Linnea Bywall: But no one really questioned, am I gathering new information in each step? Or am I just not wanting to make a decision on my own, but rather have someone else to take a bullet for it if it's the wrong hire. Or I think we are, to some extent, more aware now of, okay, different methods will help in different ways, but also that we need to be way more careful about our own time, and especially the candidate's time. So every method or every step of the process really needs to count, I guess. So I would echo.
Tove Hernlund: And collecting data in every step sounds like a really, really good approach to also make sure there's alignment across the organization. And as you said, with hiring managers, but also within the TA team. What is the actual purpose of us doing this, is to gather this specific data point and then we can use it in this specific way. Being new in your role as well or a month back, is this one of those parts that you're most excited about in the journey that you're now beginning? Or is it something completely else that's also like, yes, this is super exciting?
Anna Holmqvist: I have my dream job, so I'm super excited about everything. But we're coming into phase now where also I think managers, but I would say most employees want to learn new stuff, so I feel no resistance, you know what I mean? I think we're going to end up there because it will be the prioritization of time. But for now, I have the sense that we are like, yes, we want to try new things. We want to do this. I think I'm very excited about that. Since this is my second scaling journey, I think I have a couple of building blocks within the people area that I want to put in place because I think that will help us scale and run so much faster. I think the TA and the processes and the tools around that is key because we're a group.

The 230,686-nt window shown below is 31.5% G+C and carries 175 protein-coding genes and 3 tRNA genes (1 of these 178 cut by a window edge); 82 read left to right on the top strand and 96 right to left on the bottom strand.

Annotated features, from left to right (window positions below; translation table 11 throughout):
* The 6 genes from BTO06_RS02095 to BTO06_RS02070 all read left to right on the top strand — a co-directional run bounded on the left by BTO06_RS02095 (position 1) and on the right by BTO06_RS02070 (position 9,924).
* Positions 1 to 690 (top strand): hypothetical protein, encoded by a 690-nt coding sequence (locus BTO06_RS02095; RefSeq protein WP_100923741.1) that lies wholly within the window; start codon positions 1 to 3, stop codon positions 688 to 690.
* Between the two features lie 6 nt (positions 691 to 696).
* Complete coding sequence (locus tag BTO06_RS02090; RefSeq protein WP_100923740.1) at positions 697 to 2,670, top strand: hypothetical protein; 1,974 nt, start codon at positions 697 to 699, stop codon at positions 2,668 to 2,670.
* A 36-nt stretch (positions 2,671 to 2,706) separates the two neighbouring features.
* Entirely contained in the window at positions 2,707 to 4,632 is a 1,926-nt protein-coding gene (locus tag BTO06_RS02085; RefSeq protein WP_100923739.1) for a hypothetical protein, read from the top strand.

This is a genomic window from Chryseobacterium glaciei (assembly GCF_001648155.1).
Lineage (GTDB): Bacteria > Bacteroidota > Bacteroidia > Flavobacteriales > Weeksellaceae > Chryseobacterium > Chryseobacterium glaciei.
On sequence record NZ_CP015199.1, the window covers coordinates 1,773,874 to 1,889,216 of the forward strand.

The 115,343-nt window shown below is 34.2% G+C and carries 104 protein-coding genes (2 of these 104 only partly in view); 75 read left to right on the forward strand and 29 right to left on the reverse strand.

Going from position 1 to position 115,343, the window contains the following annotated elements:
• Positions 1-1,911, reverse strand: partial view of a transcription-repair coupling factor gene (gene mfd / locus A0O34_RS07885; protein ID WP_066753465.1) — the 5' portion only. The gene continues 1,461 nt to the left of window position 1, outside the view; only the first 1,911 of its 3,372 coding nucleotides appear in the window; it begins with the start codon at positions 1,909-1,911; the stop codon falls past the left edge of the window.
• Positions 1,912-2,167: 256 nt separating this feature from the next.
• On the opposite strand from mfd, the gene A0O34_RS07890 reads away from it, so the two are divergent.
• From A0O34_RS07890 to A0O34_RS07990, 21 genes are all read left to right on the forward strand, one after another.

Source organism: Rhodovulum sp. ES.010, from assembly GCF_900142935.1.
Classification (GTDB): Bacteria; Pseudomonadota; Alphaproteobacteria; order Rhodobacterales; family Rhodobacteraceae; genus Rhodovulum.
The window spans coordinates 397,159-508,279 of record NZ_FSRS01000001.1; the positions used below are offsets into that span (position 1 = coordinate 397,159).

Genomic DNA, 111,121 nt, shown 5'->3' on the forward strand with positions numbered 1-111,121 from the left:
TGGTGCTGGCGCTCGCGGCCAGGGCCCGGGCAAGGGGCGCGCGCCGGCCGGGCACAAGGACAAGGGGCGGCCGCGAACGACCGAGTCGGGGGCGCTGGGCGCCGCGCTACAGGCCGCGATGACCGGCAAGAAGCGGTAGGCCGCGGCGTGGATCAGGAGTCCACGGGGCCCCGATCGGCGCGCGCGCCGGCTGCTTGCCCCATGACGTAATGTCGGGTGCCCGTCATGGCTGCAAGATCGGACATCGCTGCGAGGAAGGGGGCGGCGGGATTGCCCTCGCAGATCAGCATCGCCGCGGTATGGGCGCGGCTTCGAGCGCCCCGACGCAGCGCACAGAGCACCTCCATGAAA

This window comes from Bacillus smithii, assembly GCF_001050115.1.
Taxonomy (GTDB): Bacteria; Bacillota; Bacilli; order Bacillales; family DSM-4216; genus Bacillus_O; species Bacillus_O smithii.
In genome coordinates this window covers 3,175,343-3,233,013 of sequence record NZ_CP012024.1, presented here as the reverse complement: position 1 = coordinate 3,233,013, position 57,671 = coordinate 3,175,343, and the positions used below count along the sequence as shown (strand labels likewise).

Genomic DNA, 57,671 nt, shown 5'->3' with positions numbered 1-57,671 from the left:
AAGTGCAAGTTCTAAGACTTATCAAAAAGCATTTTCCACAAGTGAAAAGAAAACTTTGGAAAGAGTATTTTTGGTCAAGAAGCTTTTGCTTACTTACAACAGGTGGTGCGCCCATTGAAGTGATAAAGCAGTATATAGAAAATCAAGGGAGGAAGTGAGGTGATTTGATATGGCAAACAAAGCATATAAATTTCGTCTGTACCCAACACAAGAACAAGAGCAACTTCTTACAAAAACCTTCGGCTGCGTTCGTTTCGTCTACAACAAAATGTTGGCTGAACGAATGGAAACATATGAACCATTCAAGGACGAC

Anna Holmqvist: I think can we take better decisions faster, that will help us so much growing. But I do think that we also have to focus on, it's not only how many people we can get in and sign a contract, but also how do we get them up and running? So start measuring and looking into that part is like, okay, manager, you might be able to hire five people. I put my time off, I know this is the time I need to put the interviews and like, yes, but do we have the time to make sure they're up and running and can actually start to deliver stuff? But if you don't want that time, we don't need to hire five people, just save it like that and wait.
So I think to also continue to build on that and then take care of other people who has been here maybe for three years, make sure that they have somewhere to keep on climbing the mountain top. I think there are more building blocks than to just like, wow, we nailed the employee branding, or we nailed the recruitment part. Yes, the growth has to continue.
Linnea Bywall: What would you say you know this time around that you wish you knew in the previous scaling?
Anna Holmqvist: Yeah, I think that's one of the things, how do we also focus on... In my previous job, we worked with a hundred day plan, which really worked and I liked it a lot. So you get previous structure plan for your first hundred days, and then we follow-up and we understand, do we need to twist it? Has anything changed? And most of these, in this super rapid tempo, I think they were up and running before the hundred days. And then you have, wow, I'm already at day hundred, at day 60.
That makes you feel good that you have this plan. So I think to focus on that, I bring with me. And then I think I learned a lot about one of the keystones of building that good trust and psychological safety is clarity and communication around that.